Laser ablation method for forming oxide superconducting thin films using a homogenized laser beam

A method is provided for forming a thin film of an oxide superconductor on a substrate by laser ablation. Energy distribution in the section of a laser beam is homogenized within 10%. The homogenized laser beam is applied onto a target. A thin high-quality film of material ablated from the target is thus formed on a substrate which is arranged to face the target.

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Description

BACKGROUND OF THE INVENTION

1. Field of the Invention

The present invention relates to a method of forming an oxide superconducting thin film. More particularly, it relates to a method of forming a thin film of an oxide superconductor using laser ablation.

2. Description of the Background Art

While thin films are formed by various methods, laser ablation is regarded as a method which is suitable for forming a high-quality thin film since it requires absolutely no electromagnetic field.

Particularly in an excimer laser ablation method employing an excimer laser as a laser source for emitting a high-energy laser beam in a short wavelength region of about 200 nm, it is possible to form a thin film at a high speed under a low substrate temperature. Further, such an excimer laser ablation method is considered a technique suitable for forming a thin film of an oxide superconductor, which is a multi-element compound, due to the following advantages:

1) It is possible to obtain a thin film which has no displacement in composition from a target.

2) The film can be formed in a wide atmosphere pressure region of up to about 1 Torr.

3) The growth rate can be extremely increased.

4) It is a thermal non-equilibrium process with a high-energy beam.

However, the excimer laser is a pulse oscillation type laser, which has an extremely short emission time of about ten-odd nanoseconds in general. In a laser ablation method employing the aforementioned excimer laser as a light source, therefore, the target is intermittently irradiated with a pulsed laser beam.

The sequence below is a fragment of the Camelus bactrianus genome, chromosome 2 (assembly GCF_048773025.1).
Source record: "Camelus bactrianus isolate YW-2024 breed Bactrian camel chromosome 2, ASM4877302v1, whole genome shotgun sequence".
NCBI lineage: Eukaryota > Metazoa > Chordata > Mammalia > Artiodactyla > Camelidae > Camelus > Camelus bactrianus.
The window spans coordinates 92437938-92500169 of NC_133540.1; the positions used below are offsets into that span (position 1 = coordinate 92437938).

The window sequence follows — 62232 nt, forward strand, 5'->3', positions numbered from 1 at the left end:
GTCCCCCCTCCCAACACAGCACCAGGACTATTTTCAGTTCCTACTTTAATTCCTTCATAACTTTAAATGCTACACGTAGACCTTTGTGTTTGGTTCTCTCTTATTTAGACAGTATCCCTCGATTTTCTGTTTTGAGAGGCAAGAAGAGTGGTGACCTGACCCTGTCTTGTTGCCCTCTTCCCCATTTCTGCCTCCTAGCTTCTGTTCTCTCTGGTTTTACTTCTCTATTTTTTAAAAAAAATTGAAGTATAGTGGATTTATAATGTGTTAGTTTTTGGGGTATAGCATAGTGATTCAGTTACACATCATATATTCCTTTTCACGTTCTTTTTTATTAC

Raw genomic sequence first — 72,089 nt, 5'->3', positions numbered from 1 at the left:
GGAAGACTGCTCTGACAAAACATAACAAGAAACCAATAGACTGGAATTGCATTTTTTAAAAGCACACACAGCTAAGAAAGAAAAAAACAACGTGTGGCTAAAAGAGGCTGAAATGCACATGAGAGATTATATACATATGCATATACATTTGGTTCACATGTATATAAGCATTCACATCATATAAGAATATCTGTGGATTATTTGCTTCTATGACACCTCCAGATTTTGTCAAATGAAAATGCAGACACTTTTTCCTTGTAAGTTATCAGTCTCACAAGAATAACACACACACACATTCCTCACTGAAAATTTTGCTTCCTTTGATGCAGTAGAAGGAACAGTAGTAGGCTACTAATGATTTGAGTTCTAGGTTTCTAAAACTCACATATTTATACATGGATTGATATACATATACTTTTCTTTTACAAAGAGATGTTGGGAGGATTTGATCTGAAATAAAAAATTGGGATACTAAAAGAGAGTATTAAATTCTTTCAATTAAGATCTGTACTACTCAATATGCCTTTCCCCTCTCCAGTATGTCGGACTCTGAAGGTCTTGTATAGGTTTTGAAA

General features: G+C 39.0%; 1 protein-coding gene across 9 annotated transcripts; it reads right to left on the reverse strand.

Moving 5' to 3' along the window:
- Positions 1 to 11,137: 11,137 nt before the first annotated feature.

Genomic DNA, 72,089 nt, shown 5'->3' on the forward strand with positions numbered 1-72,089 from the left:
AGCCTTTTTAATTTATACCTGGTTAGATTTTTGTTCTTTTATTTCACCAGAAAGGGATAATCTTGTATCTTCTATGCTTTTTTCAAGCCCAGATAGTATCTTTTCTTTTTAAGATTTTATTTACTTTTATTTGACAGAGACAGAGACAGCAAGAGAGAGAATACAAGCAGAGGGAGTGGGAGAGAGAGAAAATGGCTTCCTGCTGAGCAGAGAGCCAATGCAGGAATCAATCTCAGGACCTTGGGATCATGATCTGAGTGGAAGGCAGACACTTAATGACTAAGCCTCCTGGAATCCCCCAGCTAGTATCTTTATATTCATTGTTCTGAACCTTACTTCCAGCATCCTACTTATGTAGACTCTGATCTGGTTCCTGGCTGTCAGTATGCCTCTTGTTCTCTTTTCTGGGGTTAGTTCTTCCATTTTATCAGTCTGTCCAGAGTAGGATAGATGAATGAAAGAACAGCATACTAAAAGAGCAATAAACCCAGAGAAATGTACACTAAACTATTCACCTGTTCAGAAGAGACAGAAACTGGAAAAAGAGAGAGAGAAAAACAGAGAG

In a laser ablation method, particles or vapor is generally scattered from a target only when the target is irradiated with a laser beam. Such particles or vapor scattered from the target is deposited on the surface of a substrate to form a thin film, due to reaction on the surface of the substrate. In the excimer laser ablation method, therefore, the particles or vapor is intermittently scattered from the target in response to laser pulses.

In the excimer laser having an extremely short pulse width and high energy, it is possible to generate a large quantity of particles or vapor with a laser beam of a single pulse. Thus, the as-formed film is remarkably influenced by the energy state of the laser.

SUMMARY OF THE INVENTION

An object of the present invention is to provide a method of forming a thin film using laser ablation, which can form an oxide superconducting thin film having excellent superconducting properties. The inventive film forming method is adapted to form a thin film of an oxide superconductor on a substrate by laser ablation, and comprises the steps of homogenizing energy distribution in the section of a laser beam within 10%, applying the laser beam to a target, and forming a thin film on a substrate which is arranged to face the target.

A laser beam which is emitted from an excimer laser generally has large energy distribution in its sectional direction. Namely, the laser beam has small energy in a portion around the periphery of its section and large energy in the central portion.